Trump could reinstate CIA's secret 'black site' prisons: US officials
"There is widespread opposition in Congress, in US?intelligence agencies and within the military to reopening black sites and revisiting the use of harsh interrogation techniques..." said House Minority Leader Nancy Pelosi, Democrat of California.
Reuters Washington, DC, United States
Jan 26, 2017, 02.58 AM
US President Donald Trump is expected to order a review that could lead to the reinstatement of a CIA program to hold terrorist suspects in secret overseas "black site" prisons that used interrogation techniques often condemned as torture, two US officials said on Wednesday.
The black sites were used to detain suspects who were captured in the "war on terrorism" launched by former President George W Bush after the September 11, 2001 attacks.
The now defunct program's Enhanced Interrogation Techniques, which included simulated drowning known as "water boarding", were criticised around the world. Former President Barack Obama and other senior US officials denounced water boarding as torture.
The officials said Trump is expected to issue an executive order in the next few days. It would call for a high-level review into "whether to reinitiate a program of interrogation of high-value alien terrorists to be operated outside the United States and whether the CIA should run the facilities," according to a copy of the draft published by the Washington Post.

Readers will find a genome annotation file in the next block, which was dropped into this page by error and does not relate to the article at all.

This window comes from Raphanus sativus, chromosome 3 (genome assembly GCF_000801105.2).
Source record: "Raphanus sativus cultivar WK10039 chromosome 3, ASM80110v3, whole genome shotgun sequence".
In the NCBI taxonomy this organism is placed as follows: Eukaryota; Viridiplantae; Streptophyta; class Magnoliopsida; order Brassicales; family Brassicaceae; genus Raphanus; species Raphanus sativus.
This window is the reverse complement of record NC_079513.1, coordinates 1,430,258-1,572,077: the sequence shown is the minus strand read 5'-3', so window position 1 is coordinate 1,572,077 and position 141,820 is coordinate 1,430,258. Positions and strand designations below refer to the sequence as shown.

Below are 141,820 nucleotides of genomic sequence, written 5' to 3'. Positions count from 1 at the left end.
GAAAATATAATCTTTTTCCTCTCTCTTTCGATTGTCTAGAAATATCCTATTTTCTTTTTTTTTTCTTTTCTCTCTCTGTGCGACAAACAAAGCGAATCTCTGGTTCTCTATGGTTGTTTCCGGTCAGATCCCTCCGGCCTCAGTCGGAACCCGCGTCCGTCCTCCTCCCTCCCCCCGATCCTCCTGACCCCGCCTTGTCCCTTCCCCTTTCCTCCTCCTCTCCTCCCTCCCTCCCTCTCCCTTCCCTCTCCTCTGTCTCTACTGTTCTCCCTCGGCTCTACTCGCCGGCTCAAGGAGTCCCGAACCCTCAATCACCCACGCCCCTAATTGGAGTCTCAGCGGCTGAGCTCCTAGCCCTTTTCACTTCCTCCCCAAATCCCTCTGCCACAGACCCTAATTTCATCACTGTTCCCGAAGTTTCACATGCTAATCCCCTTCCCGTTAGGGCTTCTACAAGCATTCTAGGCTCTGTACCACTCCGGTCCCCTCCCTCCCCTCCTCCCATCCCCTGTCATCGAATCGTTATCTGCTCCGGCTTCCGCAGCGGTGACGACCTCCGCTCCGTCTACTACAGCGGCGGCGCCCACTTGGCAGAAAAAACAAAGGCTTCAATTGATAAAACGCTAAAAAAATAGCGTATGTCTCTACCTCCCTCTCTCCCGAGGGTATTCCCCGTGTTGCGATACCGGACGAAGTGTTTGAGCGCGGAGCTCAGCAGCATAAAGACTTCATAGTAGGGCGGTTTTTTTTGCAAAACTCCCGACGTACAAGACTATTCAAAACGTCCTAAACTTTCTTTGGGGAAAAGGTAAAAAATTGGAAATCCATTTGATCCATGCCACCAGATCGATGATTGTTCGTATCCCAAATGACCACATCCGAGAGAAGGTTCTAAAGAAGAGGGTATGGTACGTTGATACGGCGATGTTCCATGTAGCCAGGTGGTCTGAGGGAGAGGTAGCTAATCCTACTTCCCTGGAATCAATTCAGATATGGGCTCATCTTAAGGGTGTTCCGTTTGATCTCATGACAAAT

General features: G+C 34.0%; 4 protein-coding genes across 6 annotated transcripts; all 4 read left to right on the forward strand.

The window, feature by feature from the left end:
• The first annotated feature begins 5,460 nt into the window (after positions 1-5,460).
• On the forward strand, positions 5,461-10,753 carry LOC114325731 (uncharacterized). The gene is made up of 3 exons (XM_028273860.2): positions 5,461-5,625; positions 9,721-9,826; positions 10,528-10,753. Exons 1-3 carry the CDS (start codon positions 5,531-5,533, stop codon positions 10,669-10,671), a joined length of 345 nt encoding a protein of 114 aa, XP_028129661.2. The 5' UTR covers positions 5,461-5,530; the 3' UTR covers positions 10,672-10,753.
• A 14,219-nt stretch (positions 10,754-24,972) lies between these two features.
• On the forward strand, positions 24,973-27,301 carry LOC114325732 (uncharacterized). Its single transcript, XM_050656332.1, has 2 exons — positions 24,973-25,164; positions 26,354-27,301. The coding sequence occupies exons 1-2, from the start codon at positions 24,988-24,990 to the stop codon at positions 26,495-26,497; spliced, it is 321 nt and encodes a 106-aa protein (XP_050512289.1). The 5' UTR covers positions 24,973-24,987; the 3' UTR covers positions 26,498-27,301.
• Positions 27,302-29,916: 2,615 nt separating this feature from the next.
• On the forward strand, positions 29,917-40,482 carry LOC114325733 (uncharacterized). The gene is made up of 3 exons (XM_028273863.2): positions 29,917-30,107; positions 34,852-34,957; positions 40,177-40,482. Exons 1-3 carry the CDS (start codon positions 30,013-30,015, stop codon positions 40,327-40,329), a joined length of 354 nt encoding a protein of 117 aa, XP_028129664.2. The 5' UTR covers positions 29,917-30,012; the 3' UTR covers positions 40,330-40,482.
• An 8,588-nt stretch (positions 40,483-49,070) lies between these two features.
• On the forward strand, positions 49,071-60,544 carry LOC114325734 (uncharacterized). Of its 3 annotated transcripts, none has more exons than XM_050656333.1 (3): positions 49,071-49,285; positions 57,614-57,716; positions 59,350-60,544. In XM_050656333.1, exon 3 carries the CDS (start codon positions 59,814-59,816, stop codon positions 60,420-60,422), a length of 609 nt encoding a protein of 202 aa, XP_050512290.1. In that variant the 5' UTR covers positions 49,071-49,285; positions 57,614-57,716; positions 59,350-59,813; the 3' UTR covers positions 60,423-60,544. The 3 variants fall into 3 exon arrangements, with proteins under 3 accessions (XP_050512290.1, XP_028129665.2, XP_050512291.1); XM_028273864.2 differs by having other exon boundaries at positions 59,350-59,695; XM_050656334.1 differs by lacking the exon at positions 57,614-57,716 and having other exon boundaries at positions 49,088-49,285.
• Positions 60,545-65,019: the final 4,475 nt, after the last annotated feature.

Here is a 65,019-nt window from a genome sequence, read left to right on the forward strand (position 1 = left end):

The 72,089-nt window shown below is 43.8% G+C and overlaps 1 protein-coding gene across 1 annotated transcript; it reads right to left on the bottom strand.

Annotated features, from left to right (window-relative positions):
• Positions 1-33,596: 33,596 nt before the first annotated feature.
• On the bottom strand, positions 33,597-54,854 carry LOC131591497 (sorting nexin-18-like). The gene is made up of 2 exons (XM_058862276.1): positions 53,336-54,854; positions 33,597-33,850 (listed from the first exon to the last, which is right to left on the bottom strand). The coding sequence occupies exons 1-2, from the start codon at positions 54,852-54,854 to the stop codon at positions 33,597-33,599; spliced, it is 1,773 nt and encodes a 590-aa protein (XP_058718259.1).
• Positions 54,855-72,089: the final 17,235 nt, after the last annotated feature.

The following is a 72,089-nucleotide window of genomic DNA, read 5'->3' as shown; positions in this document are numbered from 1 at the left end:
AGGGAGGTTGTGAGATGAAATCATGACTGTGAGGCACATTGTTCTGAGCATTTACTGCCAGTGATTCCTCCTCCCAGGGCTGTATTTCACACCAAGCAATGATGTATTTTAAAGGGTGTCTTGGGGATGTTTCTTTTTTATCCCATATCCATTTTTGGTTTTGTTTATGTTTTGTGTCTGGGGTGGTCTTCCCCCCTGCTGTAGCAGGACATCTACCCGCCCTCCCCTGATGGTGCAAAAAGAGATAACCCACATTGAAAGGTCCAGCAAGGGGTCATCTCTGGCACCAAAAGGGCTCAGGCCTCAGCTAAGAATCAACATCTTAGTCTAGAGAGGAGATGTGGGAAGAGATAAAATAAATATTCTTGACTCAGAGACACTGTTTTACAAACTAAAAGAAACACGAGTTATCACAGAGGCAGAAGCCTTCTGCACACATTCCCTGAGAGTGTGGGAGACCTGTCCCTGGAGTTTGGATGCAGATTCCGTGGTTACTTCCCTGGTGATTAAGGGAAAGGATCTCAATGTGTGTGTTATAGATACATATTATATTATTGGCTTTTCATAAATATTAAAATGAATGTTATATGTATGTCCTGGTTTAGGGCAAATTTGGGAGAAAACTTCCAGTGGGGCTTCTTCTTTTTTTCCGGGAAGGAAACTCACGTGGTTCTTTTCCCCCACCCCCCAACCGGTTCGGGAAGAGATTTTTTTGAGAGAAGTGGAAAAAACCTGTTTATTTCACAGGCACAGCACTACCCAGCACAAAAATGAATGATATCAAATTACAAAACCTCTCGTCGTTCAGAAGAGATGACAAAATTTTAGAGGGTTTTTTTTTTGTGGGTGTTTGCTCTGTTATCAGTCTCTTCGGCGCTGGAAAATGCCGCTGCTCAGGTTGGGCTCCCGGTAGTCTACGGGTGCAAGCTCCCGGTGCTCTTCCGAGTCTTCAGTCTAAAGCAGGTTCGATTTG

"There is widespread opposition in Congress, in US intelligence agencies and within the military to reopening black sites and revisiting the use of harsh interrogation techniques, according to the serving officers. I think this will be a step backward and I'm not alone in thinking that, what he -- the path he's going down is wrong. It is not about our values as a country and don't ask me; just ask John McCain and others," said House Minority Leader Nancy Pelosi, Democrat of California.
"The President can sign whatever executive orders he likes. But the law is the law. We are not bringing back torture in the United States of America," Senator John McCain, a Republican, said in a statement.
Asked about the issues, Trump administration spokesman Sean Spicer said the draft was not a White House document.
The CIA black sites were located in Poland, Lithuania, Romania, Thailand and Afghanistan. In 2006, Bush ended the use of harsh interrogation techniques and closed all the blacks sites except for one in Kabul.
Trump's draft order also would authorise a review of interrogation techniques that US officials could use on terrorism suspects, and keep open the detention center at the US naval base in Guantanamo Bay, Cuba and send new prisoners there.
Trump vowed during the 2016 election campaign to resume water boarding and a "hell of a lot worse".
The draft on the Washington Post web site says that, "No person in the custody of the United States shall at any time be subjected to torture, or cruel, inhuman or degrading treatment or punishment, as proscribed by US law".
However, the Justice Department under Trump could issue an interpretation of US law that allows for the use of harsh interrogation techniques as occurred in the so-called "Torture Memos" drafted under the Bush administration in 2002 and subsequently withdrawn.